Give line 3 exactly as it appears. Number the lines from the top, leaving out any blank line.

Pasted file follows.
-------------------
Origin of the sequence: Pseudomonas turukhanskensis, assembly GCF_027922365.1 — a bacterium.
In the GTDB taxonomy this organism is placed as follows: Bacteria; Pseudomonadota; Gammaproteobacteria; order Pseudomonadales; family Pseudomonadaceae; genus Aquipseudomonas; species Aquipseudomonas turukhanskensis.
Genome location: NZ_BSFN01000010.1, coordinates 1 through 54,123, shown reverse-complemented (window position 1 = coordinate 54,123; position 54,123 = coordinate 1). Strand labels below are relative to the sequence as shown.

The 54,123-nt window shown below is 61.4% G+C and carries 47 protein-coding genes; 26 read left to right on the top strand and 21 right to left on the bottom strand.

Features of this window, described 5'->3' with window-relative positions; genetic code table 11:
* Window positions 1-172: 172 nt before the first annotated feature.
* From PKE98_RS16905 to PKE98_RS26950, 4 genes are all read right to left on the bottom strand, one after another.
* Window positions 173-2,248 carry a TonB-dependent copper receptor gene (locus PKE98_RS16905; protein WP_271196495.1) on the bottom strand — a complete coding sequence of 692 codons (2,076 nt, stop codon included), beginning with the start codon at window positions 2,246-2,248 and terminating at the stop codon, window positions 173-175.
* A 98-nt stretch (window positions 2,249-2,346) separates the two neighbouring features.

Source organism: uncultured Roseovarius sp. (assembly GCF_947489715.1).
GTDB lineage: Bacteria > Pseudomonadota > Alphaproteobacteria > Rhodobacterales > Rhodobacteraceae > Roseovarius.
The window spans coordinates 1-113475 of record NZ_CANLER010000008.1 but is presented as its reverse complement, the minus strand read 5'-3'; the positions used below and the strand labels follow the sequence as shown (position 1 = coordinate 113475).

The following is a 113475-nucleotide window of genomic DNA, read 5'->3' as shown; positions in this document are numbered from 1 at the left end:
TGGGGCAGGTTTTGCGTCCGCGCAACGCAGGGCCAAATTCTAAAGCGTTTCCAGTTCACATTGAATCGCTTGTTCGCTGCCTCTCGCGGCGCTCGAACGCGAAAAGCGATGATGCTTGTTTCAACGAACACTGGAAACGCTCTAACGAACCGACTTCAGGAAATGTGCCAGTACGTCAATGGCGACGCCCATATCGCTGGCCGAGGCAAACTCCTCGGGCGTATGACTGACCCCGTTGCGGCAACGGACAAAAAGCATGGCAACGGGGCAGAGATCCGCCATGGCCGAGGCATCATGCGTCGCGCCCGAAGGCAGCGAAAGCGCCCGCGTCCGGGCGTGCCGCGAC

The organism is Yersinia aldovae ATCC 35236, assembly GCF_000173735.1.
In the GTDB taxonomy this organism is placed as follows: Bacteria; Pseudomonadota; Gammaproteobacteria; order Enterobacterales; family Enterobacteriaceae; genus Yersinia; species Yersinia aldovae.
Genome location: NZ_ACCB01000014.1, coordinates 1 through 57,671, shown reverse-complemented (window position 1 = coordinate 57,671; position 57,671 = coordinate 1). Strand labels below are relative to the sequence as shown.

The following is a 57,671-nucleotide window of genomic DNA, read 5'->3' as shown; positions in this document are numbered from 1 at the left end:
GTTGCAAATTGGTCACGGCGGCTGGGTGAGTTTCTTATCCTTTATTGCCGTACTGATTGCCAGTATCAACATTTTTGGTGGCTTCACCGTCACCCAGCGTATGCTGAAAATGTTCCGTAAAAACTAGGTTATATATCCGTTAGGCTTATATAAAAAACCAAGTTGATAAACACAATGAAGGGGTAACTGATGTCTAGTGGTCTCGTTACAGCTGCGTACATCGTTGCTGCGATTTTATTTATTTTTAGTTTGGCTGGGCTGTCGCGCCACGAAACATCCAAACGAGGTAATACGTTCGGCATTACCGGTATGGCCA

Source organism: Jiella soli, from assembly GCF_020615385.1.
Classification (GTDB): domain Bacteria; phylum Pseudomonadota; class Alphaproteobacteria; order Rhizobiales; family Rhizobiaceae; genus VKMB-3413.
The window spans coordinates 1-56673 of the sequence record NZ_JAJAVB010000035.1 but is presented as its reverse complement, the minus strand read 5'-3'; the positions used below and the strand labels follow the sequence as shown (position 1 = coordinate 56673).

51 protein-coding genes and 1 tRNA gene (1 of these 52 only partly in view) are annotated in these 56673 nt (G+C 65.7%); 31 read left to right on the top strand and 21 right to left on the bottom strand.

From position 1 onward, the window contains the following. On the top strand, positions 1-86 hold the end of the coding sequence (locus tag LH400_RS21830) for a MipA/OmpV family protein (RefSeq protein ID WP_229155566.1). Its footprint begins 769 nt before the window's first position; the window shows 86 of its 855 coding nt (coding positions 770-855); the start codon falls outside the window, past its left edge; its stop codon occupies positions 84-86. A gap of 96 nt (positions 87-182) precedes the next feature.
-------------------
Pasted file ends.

Genome location: NZ_BSFN01000010.1, coordinates 1 through 54,123, shown reverse-complemented (window position 1 = coordinate 54,123; position 54,123 = coordinate 1). Strand labels below are relative to the sequence as shown.